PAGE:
Korean Arbitrage — How We Beat the System

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Common cryptocurrency laid on top of a stack of 10000 Korean Won notesLate at night the 5th of January 2018 I sent Kim a test batch of 10 Ethereum, bought at Coinbase for 10.500$. He sold it on Korbit less than 5 minutes later, at 15.000$.

Up to 50% profit per trade. No risk. No limit. We were set to make billions.


The Background

Coming into cryptocurrency in November 2017 I had a glorious first month. On Ethereum and the Substratum project I quadrupled my initial investment of 3000$ and naturally got really hooked.

Then, as prices peaked during Christmas I suddenly noticed a gigantic price differences between crypto exchanges.

Koreans seemed to pay 50% more for their cryptocurrency! An assets you could move anywhere in the world within seconds, almost for free? Surely this could be exploited.


The Setup & The Rub

The theory is easy, buy low and sell high. Our 7 steps to riches:

  1. Deposit dollars on a western exchange (Coinbase)
  2. Buy “cheap” crypto (we used Ethereum)
  3. Send it to a Korean exchange (Korbit)
  4. Sell there and earn 30–50% (Ka-ching!)
  5. Withdraw to fiat (Korean won)
  6. Deposit again on a western exchange
  7. Rinse, repeat. Swim in money.

In practice it is anything but easy.

Koreans are banned from using western exchanges. In fact, withdrawing money from South Korea at all is virtually impossible (CCN article). This applies for any regular citizen.


The Inside Man

Earlier in 2017 I co-lead a Norwegian clan in the mobile hit game Clash Royale. The other guy, Kim, quit recently, but I knew and trusted him from months of joint leadership. He was also Korean, and Norwegian…

A phone call later — well, “a call” first, then several long and gradually more excited ones, then hours and hours of chatting, googling and testing — until we had it all figured out.

Kim wasn’t only a dual citizen, he also owned several export firms in Korea. This unique mix made him one of very few people actually allowed to move substantial amounts of cash out of Korea.

With my idea and his position the stage was set. We agreed to split all profits fair and square, 50/50, and fabled of a luxurious holiday together in Asia the following summer.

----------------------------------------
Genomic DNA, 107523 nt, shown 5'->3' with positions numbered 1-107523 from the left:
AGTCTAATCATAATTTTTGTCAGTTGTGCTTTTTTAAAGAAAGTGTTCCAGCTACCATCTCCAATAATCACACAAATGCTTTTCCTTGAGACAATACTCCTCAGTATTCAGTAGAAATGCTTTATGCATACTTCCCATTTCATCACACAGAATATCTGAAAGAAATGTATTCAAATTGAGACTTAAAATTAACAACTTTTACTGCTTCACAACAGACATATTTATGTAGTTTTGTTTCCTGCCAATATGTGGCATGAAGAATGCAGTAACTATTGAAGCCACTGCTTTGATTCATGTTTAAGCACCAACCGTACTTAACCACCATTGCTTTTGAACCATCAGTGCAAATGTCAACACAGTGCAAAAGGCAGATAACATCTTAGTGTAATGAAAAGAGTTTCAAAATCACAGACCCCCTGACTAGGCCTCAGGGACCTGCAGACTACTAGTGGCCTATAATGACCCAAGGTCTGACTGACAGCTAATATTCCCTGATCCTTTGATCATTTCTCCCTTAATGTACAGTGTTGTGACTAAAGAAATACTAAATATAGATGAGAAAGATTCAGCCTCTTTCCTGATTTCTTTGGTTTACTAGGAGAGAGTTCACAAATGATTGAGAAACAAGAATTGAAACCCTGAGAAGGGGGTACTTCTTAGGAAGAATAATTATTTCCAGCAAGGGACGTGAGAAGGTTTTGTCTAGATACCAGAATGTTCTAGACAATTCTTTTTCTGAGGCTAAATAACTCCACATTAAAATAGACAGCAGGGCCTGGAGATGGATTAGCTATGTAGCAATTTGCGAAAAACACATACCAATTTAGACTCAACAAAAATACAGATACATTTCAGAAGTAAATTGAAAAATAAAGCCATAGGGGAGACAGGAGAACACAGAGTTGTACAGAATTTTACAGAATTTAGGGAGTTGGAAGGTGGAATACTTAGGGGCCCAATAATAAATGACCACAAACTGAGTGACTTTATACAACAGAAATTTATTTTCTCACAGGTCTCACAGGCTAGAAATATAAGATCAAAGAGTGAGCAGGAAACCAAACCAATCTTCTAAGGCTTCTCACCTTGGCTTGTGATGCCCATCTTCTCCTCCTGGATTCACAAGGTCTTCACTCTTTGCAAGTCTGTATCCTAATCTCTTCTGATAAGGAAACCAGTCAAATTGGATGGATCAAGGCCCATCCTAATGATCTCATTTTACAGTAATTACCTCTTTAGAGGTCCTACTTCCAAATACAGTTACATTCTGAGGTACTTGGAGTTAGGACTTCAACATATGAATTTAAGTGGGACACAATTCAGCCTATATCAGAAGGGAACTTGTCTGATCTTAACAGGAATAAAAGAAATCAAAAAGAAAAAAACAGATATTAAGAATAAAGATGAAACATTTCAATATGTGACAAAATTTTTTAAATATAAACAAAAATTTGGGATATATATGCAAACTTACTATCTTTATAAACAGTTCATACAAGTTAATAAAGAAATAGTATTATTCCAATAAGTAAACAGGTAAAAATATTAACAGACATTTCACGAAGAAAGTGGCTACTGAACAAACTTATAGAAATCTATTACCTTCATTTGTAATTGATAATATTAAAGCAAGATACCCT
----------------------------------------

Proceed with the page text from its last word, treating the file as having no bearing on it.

The Hurdles

Even with Kims position getting the money out of Korea still posed a problem. Every time we found a solution his bank refused it and stopped Kim from sending anything back to me.

Testing Paypal, Western Union, bank transfers and countless other “old world” money transfer tools we grew restless. They all either had no service in Korea or Kims bank came up with reasons why they couldn’t be used. Their own suggestions charged ridiculous fees of 5–10% of the total sum.


The Win

In the end we settled for Skrill. They grabbed 3–4% along the way, but it was super fast, and most importantly — the Korean bank accepted its use.

19th of January the money finally came through, we had done it! Getting that first payout was wonderful.

Bank statement from the first Skrill payout.
104 537,88 NOK, roughly 13.000$

A week of planning, two weeks of hard work. Finally we could reap the rewards, and they were practically limitless…


The $100.000 Week

In the meantime though things had changed.

The arbitrage that had existed for years was dwindling fast. By mid January it was down to 10–15%, a level where all profit went to cover Kims cut and fees to and fro Korea.

Secondly, by tweaking the system we figured out a way for Kim to trade all on his own.

He utilised his larger bankroll and made 30.000$ in a day even on low arbitrage.

I cheered him on while sensing trouble. He talked about the split not being fair. Why do 50/50 if I wasn’t involved?


The Bitter End

I partly agreed, but hoped we would figure it out. Arguing the idea and work put in should count for something. He disagreed. This was business, not charity. When trading for me we split 50/50, his trades were none of my business.

To be fair he tried to trade a last batch for me as well. After the fees and his cut it broke even.

Around this time his bank also noted the fast rising foreign deposits, suspecting crypto purchases they now threatened to close all accounts, both personal and corporate. Korea was clamping down hard on crypto.

During our last chat he resigned: “I can’t live on crypto alone. I have to choose banks and fiat, cash”. O’ the irony.

We closed the partnership in disappointment, as a band aid he sent 800$ left over to cover possible taxes on my trades. Fair and square.


The Lessons and Leftovers

After all was paid and done I was left with a few less illusions and about $3000 profit, mostly from the first test batch. Not too bad really, although the hourly rate was probably a far cry from minimum wage.

I also learned that no matter how well you know someone you really need to write contracts before money starts pouring in.

The lesson might have been costly, but it will definitely last a lifetime.


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Disclaimer: All information and data on this blog post is for informational purposes only. My opinions are my own. I do not provide personal investment advice and I am not a qualified licensed investment adviser. All information is provided as is with no warranties and confers no rights.

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